By Janet Colston
We all currently find ourselves dealing with Coronavirus, the first global pandemic of most of our lives and ever changing uncertainty around the economy and our individual futures. Each country has issued their own response to the outbreak. While many individuals are thinking about their own health and wondering what they can do to be as healthy as possible.
Disclaimer: We are not doctors and do not prescribe this blog as a medicinal alternative to bona fide medical advice. Always seek advice from a professional before using a plant medicinally.
TURMERIC – Native to Asia, Curcuma longa is a member of the ginger family, Zingiberaceae, used in India for over 5000 years for wide ranging medicinal properties.
Antioxidant, Anti-microbial, Anti-inflammatory, Anti-cancer, cardiovascular protectant
Turmeric is an Asian spice most often associated with the yellow colouring in curry. Recent media reports hail turmeric as a ‘superfood’ with benefits to human health, in particular its ability to fight cancer cells . However, the Mayo clinic advise more research is needed to provide unequivocal evidence in the clinic.
The active chemical in the rhizome is a polyphenol, curcumin . Healthy diets supplemented with curcumin have been shown to boost the immune system due to powerful antioxidant and anti-inflammatory properties . This may provide relief in disease states like cancer and diabetes   in addition to neurodegenerative and cardiovascular diseases .
Reaching active levels in cells
Bioavailability of turmeric on its own is poor but it is vastly improved when combined with piperine from black pepper to create a curcumin complex . The complex reduces oxidative stress in cells by increasing circulatory levels of superoxide dismutase  thereby neutralising damaging free radicals and reducing inflammation, particularly promising in alleviating symptoms in osteoarthritis .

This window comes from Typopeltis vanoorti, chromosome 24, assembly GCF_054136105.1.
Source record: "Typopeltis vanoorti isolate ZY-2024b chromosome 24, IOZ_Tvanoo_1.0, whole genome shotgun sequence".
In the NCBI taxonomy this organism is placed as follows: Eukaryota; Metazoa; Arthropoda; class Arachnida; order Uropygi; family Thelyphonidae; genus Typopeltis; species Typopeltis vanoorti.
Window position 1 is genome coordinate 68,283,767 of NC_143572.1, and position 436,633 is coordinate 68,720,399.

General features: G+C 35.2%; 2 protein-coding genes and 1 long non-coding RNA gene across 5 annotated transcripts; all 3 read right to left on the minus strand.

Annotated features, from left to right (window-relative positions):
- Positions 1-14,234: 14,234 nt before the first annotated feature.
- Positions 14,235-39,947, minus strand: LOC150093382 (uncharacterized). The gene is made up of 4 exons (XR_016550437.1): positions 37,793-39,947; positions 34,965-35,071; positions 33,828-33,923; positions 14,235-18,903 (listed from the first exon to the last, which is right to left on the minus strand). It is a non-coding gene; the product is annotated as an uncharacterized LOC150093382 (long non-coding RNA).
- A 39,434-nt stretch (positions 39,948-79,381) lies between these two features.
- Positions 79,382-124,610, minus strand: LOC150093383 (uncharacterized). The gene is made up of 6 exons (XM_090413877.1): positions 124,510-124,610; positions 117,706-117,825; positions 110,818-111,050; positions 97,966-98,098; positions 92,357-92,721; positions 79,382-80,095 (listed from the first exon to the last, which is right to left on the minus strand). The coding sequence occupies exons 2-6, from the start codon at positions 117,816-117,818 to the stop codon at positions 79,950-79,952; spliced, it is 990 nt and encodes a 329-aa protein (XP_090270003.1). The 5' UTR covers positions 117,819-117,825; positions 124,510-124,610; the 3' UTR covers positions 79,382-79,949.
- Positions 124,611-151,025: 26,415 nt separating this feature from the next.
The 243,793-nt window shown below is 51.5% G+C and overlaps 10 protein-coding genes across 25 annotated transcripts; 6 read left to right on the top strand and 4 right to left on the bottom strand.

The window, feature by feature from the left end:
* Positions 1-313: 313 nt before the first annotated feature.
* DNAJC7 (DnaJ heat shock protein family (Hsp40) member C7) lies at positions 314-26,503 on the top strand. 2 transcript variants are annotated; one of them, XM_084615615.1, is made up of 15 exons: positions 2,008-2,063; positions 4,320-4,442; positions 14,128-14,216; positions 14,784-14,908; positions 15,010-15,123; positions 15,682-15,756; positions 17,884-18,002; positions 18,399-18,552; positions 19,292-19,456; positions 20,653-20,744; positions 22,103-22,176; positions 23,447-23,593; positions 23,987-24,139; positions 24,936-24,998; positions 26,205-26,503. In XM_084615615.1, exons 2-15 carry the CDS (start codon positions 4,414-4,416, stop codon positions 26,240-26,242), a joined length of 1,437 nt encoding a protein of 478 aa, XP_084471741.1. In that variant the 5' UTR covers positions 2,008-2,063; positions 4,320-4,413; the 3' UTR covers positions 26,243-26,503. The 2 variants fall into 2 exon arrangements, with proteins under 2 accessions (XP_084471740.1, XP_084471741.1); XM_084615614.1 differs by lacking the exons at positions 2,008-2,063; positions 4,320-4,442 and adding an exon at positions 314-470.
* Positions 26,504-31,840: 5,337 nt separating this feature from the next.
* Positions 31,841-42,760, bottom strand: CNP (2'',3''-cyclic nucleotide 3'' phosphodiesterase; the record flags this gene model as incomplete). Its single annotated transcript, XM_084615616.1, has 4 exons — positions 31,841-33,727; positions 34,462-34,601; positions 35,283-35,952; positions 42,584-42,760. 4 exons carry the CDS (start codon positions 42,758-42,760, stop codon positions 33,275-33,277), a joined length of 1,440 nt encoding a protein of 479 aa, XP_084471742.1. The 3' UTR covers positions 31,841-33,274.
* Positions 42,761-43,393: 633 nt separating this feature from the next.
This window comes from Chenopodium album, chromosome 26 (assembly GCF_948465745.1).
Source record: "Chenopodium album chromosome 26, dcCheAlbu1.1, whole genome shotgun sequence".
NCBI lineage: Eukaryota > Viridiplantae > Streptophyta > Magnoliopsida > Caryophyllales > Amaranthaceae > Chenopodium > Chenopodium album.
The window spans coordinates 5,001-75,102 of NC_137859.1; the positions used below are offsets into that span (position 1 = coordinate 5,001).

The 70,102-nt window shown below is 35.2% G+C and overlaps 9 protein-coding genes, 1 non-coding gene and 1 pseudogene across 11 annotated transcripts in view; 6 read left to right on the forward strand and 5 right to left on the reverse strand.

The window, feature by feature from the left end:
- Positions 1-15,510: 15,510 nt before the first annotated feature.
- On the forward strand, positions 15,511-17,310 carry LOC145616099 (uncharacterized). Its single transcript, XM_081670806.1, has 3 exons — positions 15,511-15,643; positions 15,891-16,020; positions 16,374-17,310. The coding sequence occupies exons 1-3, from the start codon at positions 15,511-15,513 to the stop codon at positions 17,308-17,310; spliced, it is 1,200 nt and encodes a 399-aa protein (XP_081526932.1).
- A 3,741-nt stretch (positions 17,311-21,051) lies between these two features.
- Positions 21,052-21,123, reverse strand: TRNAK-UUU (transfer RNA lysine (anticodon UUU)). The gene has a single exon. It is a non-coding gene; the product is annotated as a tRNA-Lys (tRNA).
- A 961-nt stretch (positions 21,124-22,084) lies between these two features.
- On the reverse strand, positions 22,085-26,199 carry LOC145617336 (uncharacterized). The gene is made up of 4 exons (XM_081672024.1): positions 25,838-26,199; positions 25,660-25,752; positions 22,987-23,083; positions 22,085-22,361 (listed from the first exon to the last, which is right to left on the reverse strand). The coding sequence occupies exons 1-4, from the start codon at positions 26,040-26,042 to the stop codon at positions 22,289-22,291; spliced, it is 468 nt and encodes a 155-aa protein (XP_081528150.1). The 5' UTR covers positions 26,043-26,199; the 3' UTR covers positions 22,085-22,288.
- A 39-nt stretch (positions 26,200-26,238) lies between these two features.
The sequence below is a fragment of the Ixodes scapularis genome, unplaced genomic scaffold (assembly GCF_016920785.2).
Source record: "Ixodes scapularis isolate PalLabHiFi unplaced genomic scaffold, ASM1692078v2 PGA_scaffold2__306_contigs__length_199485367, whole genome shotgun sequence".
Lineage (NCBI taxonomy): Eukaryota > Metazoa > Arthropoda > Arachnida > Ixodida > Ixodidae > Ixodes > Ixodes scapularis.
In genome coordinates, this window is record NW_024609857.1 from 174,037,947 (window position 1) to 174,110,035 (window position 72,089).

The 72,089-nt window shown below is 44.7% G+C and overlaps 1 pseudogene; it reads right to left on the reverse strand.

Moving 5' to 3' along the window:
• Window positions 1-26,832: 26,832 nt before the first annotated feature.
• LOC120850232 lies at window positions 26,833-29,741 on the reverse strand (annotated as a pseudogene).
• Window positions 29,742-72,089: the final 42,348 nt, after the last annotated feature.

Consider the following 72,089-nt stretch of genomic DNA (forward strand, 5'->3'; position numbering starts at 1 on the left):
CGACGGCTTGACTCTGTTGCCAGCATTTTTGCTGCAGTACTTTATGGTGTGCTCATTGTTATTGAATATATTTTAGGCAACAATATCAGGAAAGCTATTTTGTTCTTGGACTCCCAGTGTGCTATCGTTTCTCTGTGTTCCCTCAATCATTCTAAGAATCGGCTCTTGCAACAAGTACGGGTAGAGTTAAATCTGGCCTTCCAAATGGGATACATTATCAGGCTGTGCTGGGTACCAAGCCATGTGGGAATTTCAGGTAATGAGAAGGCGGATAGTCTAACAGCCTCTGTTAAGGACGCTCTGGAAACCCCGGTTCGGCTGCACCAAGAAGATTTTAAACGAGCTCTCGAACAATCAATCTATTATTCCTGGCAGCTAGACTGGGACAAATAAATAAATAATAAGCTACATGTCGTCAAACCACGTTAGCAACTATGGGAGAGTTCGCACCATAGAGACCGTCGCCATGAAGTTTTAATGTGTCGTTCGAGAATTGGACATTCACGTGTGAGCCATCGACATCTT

Boosting the immune system of Type II Diabetics – another group vulnerable to Covid-19
There is substantial evidence to show curcuminoids can decrease blood glucose and improve insulin resistance by reducing serum free fatty acids and increasing fatty acid oxidation that may be hugely beneficial to people with type 2 diabetes . This is another vulnerable group identified by the CDC who should avoid contracting Covid-19.
Staying healthy and keeping the bodies’ immune system in the best shape possible can help ward off more severe effects from disease and help the body fight viruses.
How do you use turmeric?
Fresh turmeric root, like fresh ginger root, one needs to peel away the thin inedible skin. One will then find an electric orange flesh. Fresh turmeric delivers a peppery essence. Best used in things like juices, smoothies, and stocks. Dried turmeric is often less potent and is a good way to add immediate color and enhanced earthiness to meats, rice, or even eggs.
How do you grow turmeric?
Growing Turmeric can be challenging but only as it is a large plant requiring a hot environment. The rhizomes can be induced to ‘sprout’ leaves by sitting in damp nutrient rich soil under a heat lamp. Turmeric is very easy to grow in hydroponics using coconut fibre between 77 to 86oF. Have a gander at Robs’ entertaining aquaponics video demonstrating the space required to grow this large crop.
Janet Colston PhD is a pharmacologist with an interest in growing ‘functional’ foods that have additional phytonutrients and display medicinal qualities that are beneficial to human health. She grows these using a range of techniques including plant tissue micropropagation and controlled environmental agriculture to ensure the highest quality control.